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  • Alan CYA # 65085

    This excerpt from a new book “As Texas Goes… ” explains why we should care what happens in Texas.

    “You have to figure that by 2050, the entire United States will have a distinctly Texas cast.

    The state’s ability to rear, educate, and prepare all the little Texans to take their place in the national economy is going to be an excellent predictor of how well the whole country will be faring down the line..

    …it really does seem as if these days, as Texas goes, so goes the nation.

    Whether we like it or not.”

    We need to stay focused on the need for transparency in these institutions to avoid just reverting back to the old system of abuse that I just described. Even if we succeed in limiting or eliminating the use of solitary for juveniles other forms will appear without oversight.

  • Alan CYA # 65085

    I want to share two facts about doing time as a juvenile.

    First correctional work is attractive to sadists.

    Secondly you will encounter evil people on both sides of the law.

    Now these lazy sadists, if given the option, would gladly lock you up in a room to rot and if you complain about it they will be equally happy to beat the living shit out of you. But if not, they will still find a way to satisfy their sadistic thirst.

    As an example TYP’s was recently raddled by sexual abuse claims of juveniles by its staff.

    The only institution that I did time in that did not have a solitary confinement unit was Fricot Ranch School in northern California.

    I arrived at Fricot Ranch School’s Eagle Lodge on September 28, 1964, I was 12 years old.

    The second floor dorm consisted of two rows of beds lining the walls of the room leaving a pathway down the middle of the rows of beds to enter and leave the individual beds. On the far side of the building from the office elevated to the same level as the office were 12 single rooms without doors, each room had a bed, desk, and a chair. There was a metal tube railing that lined the walkway leading to the individual rooms and below this railing laid the dorm. These single rooms were given to people for good behavior which included their school performance. I would occupy the room that sat directly across from the front of the office for all but one week of my stay. Outside of these twelve single rooms the rest of the population slept in the dorm below where in the darkness of night the sodomizing of the weak continued undetected for the most part. Thus, although I was not easy prey, I still appreciated my single room.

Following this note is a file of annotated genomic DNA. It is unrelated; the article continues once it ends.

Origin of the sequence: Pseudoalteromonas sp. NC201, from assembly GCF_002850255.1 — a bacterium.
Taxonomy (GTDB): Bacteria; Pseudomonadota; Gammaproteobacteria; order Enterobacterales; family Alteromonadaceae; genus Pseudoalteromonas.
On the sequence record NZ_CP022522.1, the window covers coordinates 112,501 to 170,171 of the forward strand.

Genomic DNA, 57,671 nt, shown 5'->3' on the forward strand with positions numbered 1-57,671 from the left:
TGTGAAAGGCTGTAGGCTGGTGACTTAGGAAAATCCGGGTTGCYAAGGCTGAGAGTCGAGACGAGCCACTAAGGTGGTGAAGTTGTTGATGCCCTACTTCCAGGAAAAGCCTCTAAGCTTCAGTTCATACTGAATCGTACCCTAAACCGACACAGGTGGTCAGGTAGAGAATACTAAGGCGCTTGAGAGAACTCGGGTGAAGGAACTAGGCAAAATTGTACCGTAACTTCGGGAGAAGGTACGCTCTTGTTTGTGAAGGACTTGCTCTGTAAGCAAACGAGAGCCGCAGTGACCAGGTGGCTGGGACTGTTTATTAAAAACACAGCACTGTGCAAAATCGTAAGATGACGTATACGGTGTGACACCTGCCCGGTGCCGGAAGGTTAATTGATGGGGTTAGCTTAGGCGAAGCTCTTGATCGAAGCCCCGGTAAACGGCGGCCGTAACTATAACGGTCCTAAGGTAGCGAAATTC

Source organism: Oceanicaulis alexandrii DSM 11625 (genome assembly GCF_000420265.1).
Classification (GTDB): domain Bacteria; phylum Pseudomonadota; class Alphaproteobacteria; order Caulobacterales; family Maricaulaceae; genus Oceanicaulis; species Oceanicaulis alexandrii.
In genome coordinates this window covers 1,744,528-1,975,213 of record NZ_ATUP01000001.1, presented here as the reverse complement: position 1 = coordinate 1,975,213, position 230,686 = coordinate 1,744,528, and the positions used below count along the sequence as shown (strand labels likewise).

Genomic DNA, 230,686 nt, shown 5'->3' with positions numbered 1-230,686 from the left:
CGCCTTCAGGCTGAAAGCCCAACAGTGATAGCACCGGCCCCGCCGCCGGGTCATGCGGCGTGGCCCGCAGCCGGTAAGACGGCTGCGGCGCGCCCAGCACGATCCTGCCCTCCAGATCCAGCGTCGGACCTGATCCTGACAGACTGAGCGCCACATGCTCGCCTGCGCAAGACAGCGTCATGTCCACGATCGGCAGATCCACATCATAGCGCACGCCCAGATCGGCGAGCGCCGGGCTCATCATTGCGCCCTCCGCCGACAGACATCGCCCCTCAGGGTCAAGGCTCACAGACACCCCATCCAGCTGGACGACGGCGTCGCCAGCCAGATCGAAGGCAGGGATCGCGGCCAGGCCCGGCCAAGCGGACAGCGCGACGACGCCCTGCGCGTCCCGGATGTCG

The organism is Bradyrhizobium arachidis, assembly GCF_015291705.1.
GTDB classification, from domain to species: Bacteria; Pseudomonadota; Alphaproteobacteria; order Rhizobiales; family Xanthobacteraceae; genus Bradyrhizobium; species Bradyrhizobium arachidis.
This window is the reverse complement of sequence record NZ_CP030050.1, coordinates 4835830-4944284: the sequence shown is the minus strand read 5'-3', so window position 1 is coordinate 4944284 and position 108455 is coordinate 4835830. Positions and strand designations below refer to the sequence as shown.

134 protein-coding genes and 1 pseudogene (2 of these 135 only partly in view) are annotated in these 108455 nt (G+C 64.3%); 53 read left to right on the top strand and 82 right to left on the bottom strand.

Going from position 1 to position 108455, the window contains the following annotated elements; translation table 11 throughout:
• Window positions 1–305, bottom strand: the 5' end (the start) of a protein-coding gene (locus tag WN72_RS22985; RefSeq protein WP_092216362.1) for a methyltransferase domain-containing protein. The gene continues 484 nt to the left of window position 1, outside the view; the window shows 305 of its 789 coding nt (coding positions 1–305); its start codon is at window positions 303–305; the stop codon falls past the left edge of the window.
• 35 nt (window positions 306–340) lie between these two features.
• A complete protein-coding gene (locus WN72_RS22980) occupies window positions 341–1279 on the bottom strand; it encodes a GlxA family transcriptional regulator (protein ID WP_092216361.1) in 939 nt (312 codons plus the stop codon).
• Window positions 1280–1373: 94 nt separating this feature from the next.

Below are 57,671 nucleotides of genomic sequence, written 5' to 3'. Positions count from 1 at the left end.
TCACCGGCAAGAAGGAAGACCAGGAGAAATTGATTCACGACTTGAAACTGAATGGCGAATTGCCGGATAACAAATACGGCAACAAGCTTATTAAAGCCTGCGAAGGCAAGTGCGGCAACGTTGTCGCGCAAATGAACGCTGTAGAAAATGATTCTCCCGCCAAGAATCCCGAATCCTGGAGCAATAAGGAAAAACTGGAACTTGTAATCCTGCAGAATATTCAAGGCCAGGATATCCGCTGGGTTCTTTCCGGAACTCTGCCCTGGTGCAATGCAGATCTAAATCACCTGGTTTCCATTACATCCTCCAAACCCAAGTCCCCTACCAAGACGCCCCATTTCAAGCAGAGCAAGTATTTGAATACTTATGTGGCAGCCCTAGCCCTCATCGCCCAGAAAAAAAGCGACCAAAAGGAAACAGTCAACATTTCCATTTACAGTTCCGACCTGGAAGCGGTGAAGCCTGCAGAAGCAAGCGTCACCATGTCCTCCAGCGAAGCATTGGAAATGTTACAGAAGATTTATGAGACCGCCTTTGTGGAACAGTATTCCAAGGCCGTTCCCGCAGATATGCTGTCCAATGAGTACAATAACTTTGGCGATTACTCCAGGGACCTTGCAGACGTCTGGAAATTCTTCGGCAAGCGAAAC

As a whole my experience at Fricot was not intolerable which may bother some of you that believe in harsher punishment. The place had its moments however such as the night we were all told that we hadn’t stripped down fast enough for our shower and were then told we needed to retrieve our cloths from the laundry pile in which they had just been thrown. …I ended up with a pair heavily soiled with human waste and so I refused to wear them.

    Two “counselors” came down the stairs and stood behind the split door of the linen closet. From just inside the doorway they now demanded that I join them and to bring the soiled underwear along with me. I held the pungent smelling underwear away from me with two fingers and went cautiously into the room naked as the day I was born. One of them slammed the door behind me and with one on either side of me they continued barking their orders “Dame it put them on now!”
    “Do it now!” they demanded
    “There is no fucking way I’m going to do that.”
    “Then now you are going to have to put them in your mouth!”
    “No fucking way man!”
    At this point they rushed me and wrestled me to the floor trying to insert the underwear in my mouth while holding me in a tight head lock. I struggled to free myself while choking from the pressure being applied to my wind pipe then suddenly somehow I was able to break free and another counselor just happened to drop by and thankfully he interceded on my behalf.